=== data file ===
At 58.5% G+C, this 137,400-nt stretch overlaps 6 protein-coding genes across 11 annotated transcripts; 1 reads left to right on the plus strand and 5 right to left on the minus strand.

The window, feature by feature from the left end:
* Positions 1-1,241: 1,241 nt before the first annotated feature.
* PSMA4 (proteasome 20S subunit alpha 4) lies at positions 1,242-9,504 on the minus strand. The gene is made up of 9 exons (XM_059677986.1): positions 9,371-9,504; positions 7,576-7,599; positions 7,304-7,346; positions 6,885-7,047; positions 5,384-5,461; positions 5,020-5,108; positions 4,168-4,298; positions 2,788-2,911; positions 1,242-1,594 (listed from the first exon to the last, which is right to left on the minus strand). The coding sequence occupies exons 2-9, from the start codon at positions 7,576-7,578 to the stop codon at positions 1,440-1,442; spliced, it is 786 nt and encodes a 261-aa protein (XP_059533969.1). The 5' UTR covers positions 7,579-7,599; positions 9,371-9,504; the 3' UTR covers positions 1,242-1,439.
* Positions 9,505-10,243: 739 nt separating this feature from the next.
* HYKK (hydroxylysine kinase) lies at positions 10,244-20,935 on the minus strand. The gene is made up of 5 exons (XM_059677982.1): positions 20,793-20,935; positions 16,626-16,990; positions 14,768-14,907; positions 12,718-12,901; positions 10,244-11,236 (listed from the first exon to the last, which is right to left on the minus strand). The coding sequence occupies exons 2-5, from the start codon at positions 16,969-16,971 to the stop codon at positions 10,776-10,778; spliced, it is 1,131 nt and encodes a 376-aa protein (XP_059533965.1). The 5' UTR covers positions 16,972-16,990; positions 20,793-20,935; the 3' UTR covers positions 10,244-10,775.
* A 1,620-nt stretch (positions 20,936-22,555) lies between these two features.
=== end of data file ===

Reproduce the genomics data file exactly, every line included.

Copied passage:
At 58.5% G+C, this 137,400-nt stretch overlaps 6 protein-coding genes across 11 annotated transcripts; 1 reads left to right on the plus strand and 5 right to left on the minus strand.

The window, feature by feature from the left end:
* Positions 1-1,241: 1,241 nt before the first annotated feature.
* PSMA4 (proteasome 20S subunit alpha 4) lies at positions 1,242-9,504 on the minus strand. The gene is made up of 9 exons (XM_059677986.1): positions 9,371-9,504; positions 7,576-7,599; positions 7,304-7,346; positions 6,885-7,047; positions 5,384-5,461; positions 5,020-5,108; positions 4,168-4,298; positions 2,788-2,911; positions 1,242-1,594 (listed from the first exon to the last, which is right to left on the minus strand). The coding sequence occupies exons 2-9, from the start codon at positions 7,576-7,578 to the stop codon at positions 1,440-1,442; spliced, it is 786 nt and encodes a 261-aa protein (XP_059533969.1). The 5' UTR covers positions 7,579-7,599; positions 9,371-9,504; the 3' UTR covers positions 1,242-1,439.
* Positions 9,505-10,243: 739 nt separating this feature from the next.
* HYKK (hydroxylysine kinase) lies at positions 10,244-20,935 on the minus strand. The gene is made up of 5 exons (XM_059677982.1): positions 20,793-20,935; positions 16,626-16,990; positions 14,768-14,907; positions 12,718-12,901; positions 10,244-11,236 (listed from the first exon to the last, which is right to left on the minus strand). The coding sequence occupies exons 2-5, from the start codon at positions 16,969-16,971 to the stop codon at positions 10,776-10,778; spliced, it is 1,131 nt and encodes a 376-aa protein (XP_059533965.1). The 5' UTR covers positions 16,972-16,990; positions 20,793-20,935; the 3' UTR covers positions 10,244-10,775.
* A 1,620-nt stretch (positions 20,936-22,555) lies between these two features.